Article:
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Unfair Dismissals

Unfair Dismissal: Jacqueline Lumley v Bremick Pty Ltd Australia t/a Bremick Fasteners [2014] FWCFB 8278

The Full Bench of the Fair Work Commission has found that resolving a workplace conflict by dismissing one of the two workers involved in the conflict was not unfair just because the employer could just have easily chosen to dismiss the other staff member.  

The two employees, Mr Lumley and Ms Cook worked together in a small office. In early 2013, there was a total breakdown in their working relationship, which had a direct impact upon the performance of their jobs.

In July 2013, Ms Lumley made a formal complaint alleging bullying on the part of Ms Cook. The complaint was investigated by the employer and found to be unsubstantiated. The employer conducted a mediation to try to resolve the conflict between the two employees. When that was unsuccessful, the employer put in place a procedure in which it was expected that the employees would first go to their manager to report any problems with their co-worker rather than taking it up directly with the other employee.

Issues continued to arise between the employees. In September 2013 Ms Lumley was sent a final warning letter advising that if there was no improvement in her conduct, her employment may be terminated.

In February 2014 a further altercation occurred between the two employees. During a meeting afterwards, Ms Lumley goaded the manager into dismissing one of the two employees, not expecting that it would be her that would be dismissed. The manager then proceeded to dismiss Ms Lumley with immediate effect. Ms Lumley commenced proceedings claiming that she was unfairly dismissed.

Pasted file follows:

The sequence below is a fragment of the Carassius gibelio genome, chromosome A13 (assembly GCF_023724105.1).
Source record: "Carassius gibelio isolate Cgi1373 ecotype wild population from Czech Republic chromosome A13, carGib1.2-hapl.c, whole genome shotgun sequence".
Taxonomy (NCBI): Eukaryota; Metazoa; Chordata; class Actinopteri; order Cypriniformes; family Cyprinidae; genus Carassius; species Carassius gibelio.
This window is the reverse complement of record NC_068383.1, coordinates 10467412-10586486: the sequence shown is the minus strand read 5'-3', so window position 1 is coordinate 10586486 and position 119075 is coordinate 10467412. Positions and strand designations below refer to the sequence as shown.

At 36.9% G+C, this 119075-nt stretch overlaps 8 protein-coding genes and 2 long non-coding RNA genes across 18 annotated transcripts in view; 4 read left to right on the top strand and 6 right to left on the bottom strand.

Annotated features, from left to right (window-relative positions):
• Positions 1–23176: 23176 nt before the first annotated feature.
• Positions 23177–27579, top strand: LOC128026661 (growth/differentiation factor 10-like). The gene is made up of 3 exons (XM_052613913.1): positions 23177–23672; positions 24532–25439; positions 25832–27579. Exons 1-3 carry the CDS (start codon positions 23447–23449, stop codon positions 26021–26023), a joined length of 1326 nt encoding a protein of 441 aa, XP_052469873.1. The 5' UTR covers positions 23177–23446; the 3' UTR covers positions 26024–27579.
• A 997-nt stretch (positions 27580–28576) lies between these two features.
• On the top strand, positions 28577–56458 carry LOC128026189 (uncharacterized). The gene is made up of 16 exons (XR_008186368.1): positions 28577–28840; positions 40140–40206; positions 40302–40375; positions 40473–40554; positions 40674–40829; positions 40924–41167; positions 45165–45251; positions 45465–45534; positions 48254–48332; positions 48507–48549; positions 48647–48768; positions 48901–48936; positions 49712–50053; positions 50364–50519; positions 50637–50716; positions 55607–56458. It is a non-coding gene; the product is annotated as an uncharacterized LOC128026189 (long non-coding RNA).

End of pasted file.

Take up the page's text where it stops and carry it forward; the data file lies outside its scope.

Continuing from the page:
The Full Bench found that Ms Lumley was not dismissed because she was responsible for the conflict. The reason for the dismissal was the existence of an interpersonal conflict in a small workplace which had reached the point where it had become incapable of any resolution and was affecting the performance of work and relationships with customers. The dismissal was therefore valid and found not to be unfair.

The fact that the situation might equally have been resolved by the dismissal of Ms Cook could not render Ms Lumley’s dismissal unfair. 


* PCC Lawyers are a team of employment practitioners based in Sydney, with many years of combined knowledge and experience in workplace law, industrial relations, workplace investigations and training.  They provide a high standard of excellence and an exceptional level of personal service to a variety of clients in the Sydney metropolitan area, Central Coast, regional NSW and interstate.

Unfair Dismissal: Shea v Energy Australia Services Pty Ltd (No 7) [2014] FCA 1091

Former Director of Corporate and Government Affairs, Ms Kate Shea, alleged that her employer, EnergyAustralia Servives Pty Ltd, took adverse action against her by terminating her employment. Ms Shea made what she described as several workplace complaints and argued that this was the actual reason for her dismissal, not the stated reason of genuine redundancy.

The Trial Judge dismissed the application. Significantly, applications under the Fair Work Act 2009 (Cth) do not usually attract cost orders as it is a non-costs jurisdiction. EnergyAustralia subsequently brought an application for indemnity costs against Ms Shea. Judge Jessup held that due to several unreasonable acts by Ms Shea, which caused her employer to incur costs, she should be liable to pay those costs on an indemnity basis.

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Unfair Dismissal: Ronald Anderson v Thiess Pty Ltd [2014] FWC 6568

An employee has been awarded almost $30,000 after he was dismissed for sending a work email to colleagues that discriminated and vilified Muslims and incited violence towards them. Whilst the Fair Work Commission (FWC) found that the employer had a valid reason for dismissing the employee, due to the employee’s poor prospects of finding other employment and because he had received no prior warnings, the dismissal was harsh and unreasonable

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